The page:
The Torrance County Singing Convention attracted people from all over the region and even those from other states who had moved away. A yearly state-wide convention could bring in as many as 1200 singers. In DuBois Flats/Fairview/Claunch, the singing convention “year” began on the fourth Sunday in April, with another convention held in June, August, and October. And, as with Sacred Harp “sings” in the South, food--and lots of it--was required to sustain hours upon hours of music in which everyone participated. So, after two hours of singing in the morning, it was time for lunch.
Ralph Looney describes a spread he saw in the mid-1960’s, years after one might’ve assumed Claunch was forgotten: “Meat loaf, fried chicken, roast chicken, ham, beef roast and pork roast. Turkey, molded fruit salads, slaw, tossed salads. Vegetables like pickled beets, green beans, wax beans, mashed potatoes, potato salad, candied yams. Homemade yeast rolls and cornbread. Chocolate cake, angel food, vanilla cake, white cake, apple pie, cherry pie, blueberry pie and so on and on and on and on.” Then would follow at least another three hours of songs such as “Joy is Coming,” “Then We’ll be Happy,” and “When the Roll is Called Up Yonder.”
I’ve been assured there is still fine music being made in Claunch, if not on quite so grand a scale. And the post office is open yet, and operating as a library, too. You can check a book out or swap for one of your own. But as you walk past the old pinto bean elevator, with Ye Olde Dance Hall still faintly visible on the front, and a sign for a museum which it’s probably best you not wait too long to open, it is the past you feel, remarkably soothing--which is not always the case in such places--and somehow alive and singing.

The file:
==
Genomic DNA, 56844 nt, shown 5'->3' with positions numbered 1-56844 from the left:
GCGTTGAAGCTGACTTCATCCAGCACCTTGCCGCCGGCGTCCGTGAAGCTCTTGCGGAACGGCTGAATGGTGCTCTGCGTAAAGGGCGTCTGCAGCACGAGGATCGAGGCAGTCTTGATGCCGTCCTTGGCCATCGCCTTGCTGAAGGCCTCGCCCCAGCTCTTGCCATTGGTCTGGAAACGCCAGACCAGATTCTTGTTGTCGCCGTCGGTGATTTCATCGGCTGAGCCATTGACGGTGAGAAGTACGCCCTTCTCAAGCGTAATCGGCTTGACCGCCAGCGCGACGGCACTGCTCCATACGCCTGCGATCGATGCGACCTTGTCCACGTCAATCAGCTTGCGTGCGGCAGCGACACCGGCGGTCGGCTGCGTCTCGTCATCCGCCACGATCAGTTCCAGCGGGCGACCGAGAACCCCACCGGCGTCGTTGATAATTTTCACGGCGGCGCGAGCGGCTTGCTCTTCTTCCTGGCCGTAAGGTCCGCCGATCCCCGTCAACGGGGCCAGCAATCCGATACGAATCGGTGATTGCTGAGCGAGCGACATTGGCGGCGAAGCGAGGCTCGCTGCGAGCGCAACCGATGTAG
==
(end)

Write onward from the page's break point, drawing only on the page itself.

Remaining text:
It is perhaps worth adding a short postscript: Claunch lies about 40 miles northeast of the Trinity Site as the crow flies. Given prevailing winds on the morning of the world’s first atomic bomb blast, it was directly in the path of potential fallout. People from the region still talk of cows that turned white after the explosion and were then shown off at local fairs as curiosities to ponder over. But it’s cancer that may be the longest-lasting local legacy of Trinity, and while a group calling themselves the Tularosa Basin Downwinders Consortium has spent years fighting for recognition and compensation, it could be too late for Claunch, whose population is now under 10, the old-timers gone, their families scattered long ago. It's a strange and unsettling footnote in the history of the little town of pinto beans and singing conventions.
Ralph Looney’s “Haunted Highways” provided a wonderful description of Claunch in the 1960’s, while “Ghost Towns Alive” by Linda Harris revisited the town over 40 years later. I grabbed a little info from Robert Julyan’s “The Place Names of New Mexico,” as I tend to do, as well.
Next time we’ll just see where we end up. I’ve got a backlog of locations that only seems to grow larger.